“The Obama post-presidency has already begun,” Matthew Continetti writes at the Washington Free Beacon:
According to Politico, Obama’s Italian dinner party illustrates the paradox of his second term. “Stymied at home and abroad, Obama recognizes that he is less in control of the Washington agenda than ever in his presidency,” write Budoff Brown and Epstein. “Yet his newfound realism has also given him a palpable sense of liberation.” I find nothing paradoxical about Obama’s recent pattern of behavior, nothing mysterious about the golfing, partying, traveling. It is quite obvious: Obama has given up.
He knows that his agenda is now limited to executive orders and bureaucratic regulation, and that even these measures are likely to be in the courts for years. He knows that his foreign policy agenda of engagement with the enemies of America will prove controversial and unpopular. He knows his staff has been ducking-and-covering ever since Lois Lerner announced the IRS had targeted Tea Party groups, and that they have been playing defense through Edward Snowden and Syria and Healthcare.gov and Crimea and the VA and now Bowe Bergdahl. He knows there is a chance that the Republicans will control Congress next January, and he has said, according to Politico, that this “would make his last two years in office unbearable.”
Obama, Politico says, is “giving more thought to his post-presidency than his aides like to suggest.” But there is nothing really for Obama to think about. His ambitions in this office, just like his ambitions at Harvard, in New York, in Chicago, and in the Senate, are now exhausted. America has disappointed him, and it is time to look to the next challenge worthy of Barack Obama. His post-presidency has already begun.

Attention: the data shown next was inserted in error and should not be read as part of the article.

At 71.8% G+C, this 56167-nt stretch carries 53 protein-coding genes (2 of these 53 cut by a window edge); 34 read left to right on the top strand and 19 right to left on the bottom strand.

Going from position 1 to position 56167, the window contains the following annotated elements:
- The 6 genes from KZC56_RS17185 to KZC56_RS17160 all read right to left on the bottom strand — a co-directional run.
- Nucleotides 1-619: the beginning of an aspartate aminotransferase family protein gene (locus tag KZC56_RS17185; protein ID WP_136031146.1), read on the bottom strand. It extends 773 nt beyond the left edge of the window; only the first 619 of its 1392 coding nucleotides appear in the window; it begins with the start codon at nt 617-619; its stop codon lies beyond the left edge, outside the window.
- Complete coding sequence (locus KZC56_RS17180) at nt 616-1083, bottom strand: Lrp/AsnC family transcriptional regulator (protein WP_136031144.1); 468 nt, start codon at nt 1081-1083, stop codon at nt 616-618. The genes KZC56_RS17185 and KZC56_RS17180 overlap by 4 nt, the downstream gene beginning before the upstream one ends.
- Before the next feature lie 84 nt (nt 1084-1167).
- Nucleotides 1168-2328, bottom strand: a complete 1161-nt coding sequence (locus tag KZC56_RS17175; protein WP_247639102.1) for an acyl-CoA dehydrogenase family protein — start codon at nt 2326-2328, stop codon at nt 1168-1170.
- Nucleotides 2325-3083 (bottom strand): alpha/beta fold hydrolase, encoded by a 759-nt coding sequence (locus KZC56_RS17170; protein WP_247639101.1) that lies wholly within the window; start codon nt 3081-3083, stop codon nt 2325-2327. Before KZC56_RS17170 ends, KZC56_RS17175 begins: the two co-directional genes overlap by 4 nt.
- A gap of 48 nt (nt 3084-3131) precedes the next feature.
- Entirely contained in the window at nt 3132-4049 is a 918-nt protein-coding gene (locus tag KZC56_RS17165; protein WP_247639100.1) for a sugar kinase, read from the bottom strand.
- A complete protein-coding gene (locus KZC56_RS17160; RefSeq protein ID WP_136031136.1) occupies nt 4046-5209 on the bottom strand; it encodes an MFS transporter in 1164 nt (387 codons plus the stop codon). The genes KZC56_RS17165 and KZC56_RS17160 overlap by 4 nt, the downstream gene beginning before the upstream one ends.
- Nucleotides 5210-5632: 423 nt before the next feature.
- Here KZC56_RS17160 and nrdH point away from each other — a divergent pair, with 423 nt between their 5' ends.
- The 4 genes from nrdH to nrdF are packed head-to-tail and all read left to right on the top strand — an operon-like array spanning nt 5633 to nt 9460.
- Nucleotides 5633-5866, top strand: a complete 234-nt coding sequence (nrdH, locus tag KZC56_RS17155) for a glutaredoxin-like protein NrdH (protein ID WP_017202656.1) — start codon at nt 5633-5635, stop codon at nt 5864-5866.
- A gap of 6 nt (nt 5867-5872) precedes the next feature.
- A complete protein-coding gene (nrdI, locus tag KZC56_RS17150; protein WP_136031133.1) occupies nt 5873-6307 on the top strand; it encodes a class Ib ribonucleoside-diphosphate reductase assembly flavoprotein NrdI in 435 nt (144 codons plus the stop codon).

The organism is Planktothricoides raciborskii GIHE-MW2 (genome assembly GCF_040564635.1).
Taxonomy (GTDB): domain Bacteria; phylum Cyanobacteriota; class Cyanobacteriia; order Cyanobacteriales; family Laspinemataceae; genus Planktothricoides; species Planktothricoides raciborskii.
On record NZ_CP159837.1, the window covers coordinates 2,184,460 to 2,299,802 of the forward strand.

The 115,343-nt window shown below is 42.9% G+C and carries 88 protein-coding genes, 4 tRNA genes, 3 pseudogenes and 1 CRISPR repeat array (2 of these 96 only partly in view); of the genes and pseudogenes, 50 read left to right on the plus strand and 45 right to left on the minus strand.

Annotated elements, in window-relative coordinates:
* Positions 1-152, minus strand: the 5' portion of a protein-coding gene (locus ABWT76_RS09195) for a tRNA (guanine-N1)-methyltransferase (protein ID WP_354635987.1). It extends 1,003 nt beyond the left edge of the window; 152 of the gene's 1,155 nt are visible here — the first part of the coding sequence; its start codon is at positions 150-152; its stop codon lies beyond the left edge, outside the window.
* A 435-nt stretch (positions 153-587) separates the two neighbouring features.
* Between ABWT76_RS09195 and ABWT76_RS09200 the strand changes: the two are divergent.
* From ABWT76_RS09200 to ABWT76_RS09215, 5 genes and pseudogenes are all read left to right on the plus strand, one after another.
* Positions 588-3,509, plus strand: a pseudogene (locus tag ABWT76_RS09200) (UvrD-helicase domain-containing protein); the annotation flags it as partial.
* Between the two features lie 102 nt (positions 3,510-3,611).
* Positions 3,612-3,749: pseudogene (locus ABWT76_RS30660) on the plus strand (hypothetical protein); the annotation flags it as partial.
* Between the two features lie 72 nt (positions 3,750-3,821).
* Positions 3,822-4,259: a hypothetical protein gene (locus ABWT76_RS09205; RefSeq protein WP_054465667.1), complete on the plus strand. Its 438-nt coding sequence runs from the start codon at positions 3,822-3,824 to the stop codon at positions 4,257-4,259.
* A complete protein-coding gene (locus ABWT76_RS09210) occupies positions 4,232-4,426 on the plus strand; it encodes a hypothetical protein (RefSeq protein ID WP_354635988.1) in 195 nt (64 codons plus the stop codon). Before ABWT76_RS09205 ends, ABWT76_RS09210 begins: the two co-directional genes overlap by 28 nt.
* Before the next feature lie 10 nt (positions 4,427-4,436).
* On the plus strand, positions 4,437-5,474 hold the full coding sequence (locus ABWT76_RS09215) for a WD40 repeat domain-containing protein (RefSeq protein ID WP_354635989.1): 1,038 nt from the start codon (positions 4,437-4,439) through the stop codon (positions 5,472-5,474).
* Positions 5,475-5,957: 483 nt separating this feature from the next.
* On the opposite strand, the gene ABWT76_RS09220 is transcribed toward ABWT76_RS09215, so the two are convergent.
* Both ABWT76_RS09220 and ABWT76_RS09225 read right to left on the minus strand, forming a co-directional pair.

He has decided to relax. He has decided to fill his remaining days getting the most out of his presidential experience. The free travel and lodgings and security escort, the access to good tee times, the ability to get a reservation wherever and whenever he wants, the chance to meet VIPs who will flatter and ingratiate themselves to him—he is enjoying these perks and privileges to the utmost. His motto is not YOLO. It is YOPO: You’re only president once. Why not savor it?
And what better way to savor it than with a nice stick or ten of Juicy Fruit, Bubblicious — or perhaps more likely Nicorette — at D-Day? Get a few sticks going, build up a nice wad, start chomping, and just kick back and zone out during the commemorations for one of mankind’s greatest achievements — even if the original wasn’t enough to have made Michelle proud of her country.